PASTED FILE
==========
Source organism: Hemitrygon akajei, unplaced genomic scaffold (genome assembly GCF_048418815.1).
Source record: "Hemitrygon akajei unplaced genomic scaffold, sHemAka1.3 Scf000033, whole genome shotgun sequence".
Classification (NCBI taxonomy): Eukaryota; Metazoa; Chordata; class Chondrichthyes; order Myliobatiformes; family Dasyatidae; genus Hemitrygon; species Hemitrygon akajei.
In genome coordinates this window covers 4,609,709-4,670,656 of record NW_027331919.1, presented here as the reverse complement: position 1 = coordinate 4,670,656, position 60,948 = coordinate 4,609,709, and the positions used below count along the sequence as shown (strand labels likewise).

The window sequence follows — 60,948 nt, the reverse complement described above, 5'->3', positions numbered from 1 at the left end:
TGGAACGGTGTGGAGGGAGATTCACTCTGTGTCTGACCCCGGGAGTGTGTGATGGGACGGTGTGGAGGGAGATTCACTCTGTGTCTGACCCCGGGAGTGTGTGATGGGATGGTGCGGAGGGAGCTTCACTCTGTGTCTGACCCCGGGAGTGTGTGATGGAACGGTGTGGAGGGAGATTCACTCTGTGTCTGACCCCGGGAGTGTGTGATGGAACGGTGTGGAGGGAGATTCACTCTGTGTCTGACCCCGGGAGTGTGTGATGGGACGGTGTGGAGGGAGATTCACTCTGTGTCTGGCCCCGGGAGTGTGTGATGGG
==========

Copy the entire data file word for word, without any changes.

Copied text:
Source organism: Hemitrygon akajei, unplaced genomic scaffold (genome assembly GCF_048418815.1).
Source record: "Hemitrygon akajei unplaced genomic scaffold, sHemAka1.3 Scf000033, whole genome shotgun sequence".
Classification (NCBI taxonomy): Eukaryota; Metazoa; Chordata; class Chondrichthyes; order Myliobatiformes; family Dasyatidae; genus Hemitrygon; species Hemitrygon akajei.
In genome coordinates this window covers 4,609,709-4,670,656 of record NW_027331919.1, presented here as the reverse complement: position 1 = coordinate 4,670,656, position 60,948 = coordinate 4,609,709, and the positions used below count along the sequence as shown (strand labels likewise).

The window sequence follows — 60,948 nt, the reverse complement described above, 5'->3', positions numbered from 1 at the left end:
TGGAACGGTGTGGAGGGAGATTCACTCTGTGTCTGACCCCGGGAGTGTGTGATGGGACGGTGTGGAGGGAGATTCACTCTGTGTCTGACCCCGGGAGTGTGTGATGGGATGGTGCGGAGGGAGCTTCACTCTGTGTCTGACCCCGGGAGTGTGTGATGGAACGGTGTGGAGGGAGATTCACTCTGTGTCTGACCCCGGGAGTGTGTGATGGAACGGTGTGGAGGGAGATTCACTCTGTGTCTGACCCCGGGAGTGTGTGATGGGACGGTGTGGAGGGAGATTCACTCTGTGTCTGGCCCCGGGAGTGTGTGATGGG